After a while, I’ll be playing lead guitar with Righteous Jolly. And that’s a special event for me. I will not feel horrible at that time. 

I’ve been asking him to record a solo album for ten years or more. Now he has, and it’s as emotionally and stylistically diverse as I’d hoped it would be, as brutally honest as I’d hoped it would be, as funny as I’d hoped it would be. And the sounds were captured exceptionally well by our friends Mike and Jamie from St. James & The Apostles. 

There is no lodging at the Gardenville Hotel. 

One end of the room has a large, cartoony horse and the other end of the room has a wildly out-of-tune piano. I take a photo with the horse and make audio recordings with the piano. It’s got that ghostly vibe. I am tempted to come back another night and record with it. 

I walk in and my deeply talented friends The Left Tenants are already playing. It’s a bit like one of those wandering dreams where you’re in several different environments at once. There’s a family playing pool with harsh white lights above them (not far from the horse), but only a few feet away, there’s a performance area with great ambient lighting, pro sound equipment, cool-looking musicians and cool-looking music gear including a custom kick drum built out of a suitcase. 

Behind a door, there’s both a bar and a restaurant. An old couple at the bar with a “we are definitely not here for original music” vibe asked me to describe Righteous Jolly and his music. I flashed them a deer-in-the-headlights look for a second and said, “oh, uh, kinda like Cat Stevens but with a lot of modern influences.” I haven’t heard enough Cat Stevens to say if that’s true or not. I just wanted to keep the conversation moving along. Maybe he’s more of a Harry Chapin guy. Harry Chapin with a lot of hip hop influence. 

Christina Ward comes up next, the only solo performer on the bill. As always, she mesmerizes. Stepping in and out of beautiful, dramatic dreamscapes with each song. Music more vibey than the very vibey lighting. I am a fan. 

On my way to get a beer, Steve Guarino and I meet Sasha The Dog. A looker. Sasha is, too. 

Lo-Fi Milf is, of course, fun as hell. Just look at their name! I’d been lucky enough to play with Billie a number of times. A true character. In fact, she’s why I am familiar with the RRAT Club community, the leader of which is the brilliant Kate. Lo-Fi Milf also featured my new friend Cierra on drums, my old pal Cecil on organ, Carl on congas, and Ahmed on guitar.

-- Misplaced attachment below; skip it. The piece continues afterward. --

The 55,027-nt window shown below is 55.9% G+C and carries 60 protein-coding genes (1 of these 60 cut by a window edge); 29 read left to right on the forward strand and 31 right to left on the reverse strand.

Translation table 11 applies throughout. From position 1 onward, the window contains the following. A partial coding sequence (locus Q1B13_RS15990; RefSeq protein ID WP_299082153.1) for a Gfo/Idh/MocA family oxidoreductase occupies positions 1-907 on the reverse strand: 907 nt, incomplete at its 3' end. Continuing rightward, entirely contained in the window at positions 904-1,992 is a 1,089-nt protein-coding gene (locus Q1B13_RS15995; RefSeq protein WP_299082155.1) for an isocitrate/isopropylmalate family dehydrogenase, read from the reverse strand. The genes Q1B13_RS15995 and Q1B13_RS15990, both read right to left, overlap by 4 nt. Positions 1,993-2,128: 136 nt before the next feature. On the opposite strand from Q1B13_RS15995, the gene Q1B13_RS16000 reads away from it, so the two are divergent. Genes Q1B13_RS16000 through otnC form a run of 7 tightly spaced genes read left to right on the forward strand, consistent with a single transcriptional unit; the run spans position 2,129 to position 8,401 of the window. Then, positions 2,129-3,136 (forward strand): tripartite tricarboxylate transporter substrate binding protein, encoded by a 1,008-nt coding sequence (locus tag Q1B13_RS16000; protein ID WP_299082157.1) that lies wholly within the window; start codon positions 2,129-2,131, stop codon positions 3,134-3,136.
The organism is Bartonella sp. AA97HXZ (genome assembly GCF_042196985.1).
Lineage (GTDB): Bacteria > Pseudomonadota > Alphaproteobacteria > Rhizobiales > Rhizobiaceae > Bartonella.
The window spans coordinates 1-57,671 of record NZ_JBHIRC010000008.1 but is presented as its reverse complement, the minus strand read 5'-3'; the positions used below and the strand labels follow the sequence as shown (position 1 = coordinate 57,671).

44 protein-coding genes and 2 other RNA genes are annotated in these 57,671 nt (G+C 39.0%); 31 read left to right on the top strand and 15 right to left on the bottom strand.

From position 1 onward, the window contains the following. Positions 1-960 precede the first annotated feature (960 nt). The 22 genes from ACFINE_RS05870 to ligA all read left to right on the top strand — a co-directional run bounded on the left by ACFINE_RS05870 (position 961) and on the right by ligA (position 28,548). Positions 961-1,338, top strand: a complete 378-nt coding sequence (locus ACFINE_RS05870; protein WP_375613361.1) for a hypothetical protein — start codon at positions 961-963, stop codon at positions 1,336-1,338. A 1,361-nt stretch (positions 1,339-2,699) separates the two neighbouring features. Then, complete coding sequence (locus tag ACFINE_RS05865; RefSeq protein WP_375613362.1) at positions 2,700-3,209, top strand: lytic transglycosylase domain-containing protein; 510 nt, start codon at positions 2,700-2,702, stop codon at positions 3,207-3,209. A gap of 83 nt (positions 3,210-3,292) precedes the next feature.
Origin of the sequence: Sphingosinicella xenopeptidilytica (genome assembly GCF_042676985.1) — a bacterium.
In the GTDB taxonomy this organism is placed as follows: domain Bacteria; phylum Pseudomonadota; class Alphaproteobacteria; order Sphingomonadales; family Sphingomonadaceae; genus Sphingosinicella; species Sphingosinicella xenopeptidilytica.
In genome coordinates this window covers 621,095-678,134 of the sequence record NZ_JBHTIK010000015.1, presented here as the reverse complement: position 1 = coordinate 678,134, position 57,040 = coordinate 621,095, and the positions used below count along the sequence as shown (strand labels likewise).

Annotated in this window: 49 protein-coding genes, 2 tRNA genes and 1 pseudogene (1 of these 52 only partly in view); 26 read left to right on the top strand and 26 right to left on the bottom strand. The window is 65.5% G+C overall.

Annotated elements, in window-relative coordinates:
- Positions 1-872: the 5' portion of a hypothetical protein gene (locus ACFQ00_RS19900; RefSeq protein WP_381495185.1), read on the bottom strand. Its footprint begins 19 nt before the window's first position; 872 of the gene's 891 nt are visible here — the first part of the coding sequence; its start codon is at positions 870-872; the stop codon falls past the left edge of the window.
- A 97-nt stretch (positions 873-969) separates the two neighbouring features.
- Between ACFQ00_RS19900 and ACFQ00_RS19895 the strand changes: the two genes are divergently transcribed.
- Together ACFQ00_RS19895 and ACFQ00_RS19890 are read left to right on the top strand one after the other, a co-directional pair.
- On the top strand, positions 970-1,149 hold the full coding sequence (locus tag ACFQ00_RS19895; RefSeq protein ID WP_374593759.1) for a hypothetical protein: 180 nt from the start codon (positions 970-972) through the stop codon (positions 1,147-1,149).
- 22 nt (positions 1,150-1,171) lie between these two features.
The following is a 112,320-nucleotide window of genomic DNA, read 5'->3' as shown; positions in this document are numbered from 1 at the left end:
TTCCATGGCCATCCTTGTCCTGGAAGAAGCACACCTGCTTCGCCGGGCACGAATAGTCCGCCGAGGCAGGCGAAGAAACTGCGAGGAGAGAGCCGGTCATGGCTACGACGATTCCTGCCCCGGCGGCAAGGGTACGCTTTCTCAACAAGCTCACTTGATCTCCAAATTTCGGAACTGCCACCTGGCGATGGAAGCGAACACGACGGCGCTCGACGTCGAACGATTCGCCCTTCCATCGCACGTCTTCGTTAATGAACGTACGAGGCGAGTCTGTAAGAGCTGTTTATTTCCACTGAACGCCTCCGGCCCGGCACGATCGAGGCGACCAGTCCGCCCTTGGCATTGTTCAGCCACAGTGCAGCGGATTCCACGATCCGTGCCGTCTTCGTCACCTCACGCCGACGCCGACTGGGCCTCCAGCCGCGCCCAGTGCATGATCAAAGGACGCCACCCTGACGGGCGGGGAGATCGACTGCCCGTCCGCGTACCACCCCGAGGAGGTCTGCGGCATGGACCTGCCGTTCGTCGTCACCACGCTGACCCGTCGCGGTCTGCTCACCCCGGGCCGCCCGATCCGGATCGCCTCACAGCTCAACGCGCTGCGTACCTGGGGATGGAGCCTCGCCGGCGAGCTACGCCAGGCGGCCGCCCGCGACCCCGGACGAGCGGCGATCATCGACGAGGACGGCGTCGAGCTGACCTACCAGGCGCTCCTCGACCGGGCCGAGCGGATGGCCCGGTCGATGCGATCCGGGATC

By now, I’m on my second beer and I’m dancing to the milfy grooves. 

I didn’t feel that I played well at my last couple of gigs, so I am in the mood to go full-force. Get a reaction. Make people dance. Really, Steve and Mike, the rhythm section, would be making them dance. But maybe me and my mint green Telecaster (and 1940s lap steel) can do some interesting stuff on our side of the stage. 

Cierra, more than just a great drummer, more than just a great dancer, lets out the most incredible “YEAAAAAAH!”s between songs. I ask permission to overdub her on one of my records. Pure energy! 

I’ve always been happy to be a loner who drifts from one scene to another, but I must say that I always feel very welcomed and very entertained at the events spearheaded by RRAT Club. 

I’ve played at just three events thus far and even my social media feeds look radically different; so many new photographers, models, ambient musicians, bands, singer/songwriters. A good crew to have stumbled upon. Even in the arts, most people are just chasing money. For instance, most of the places that host bands around me are mostly hosting cover bands. The priority here seems to be quality.

Righteous nails it, as usual, as do Mike, Steve, and our new friend Carl on congas. I finally get to the end of a gig fully satisfied. It only took eight hours of stage time to get there in forty-five minutes. 

Plenty of bad notes, but I played with all the energy that my fifteen-year-old self used to, back when I would pretend I was playing a gig in some vibey place where artistically-inclined people are dancing and cheering me on. These days, the dream comes true pretty regularly. 

Only thing that could make it better would be if I could avoid packing up all this equipment and instead fall asleep in a room at the Gardenville Hotel. Alas, there is no lodging at the Gardenville Hotel.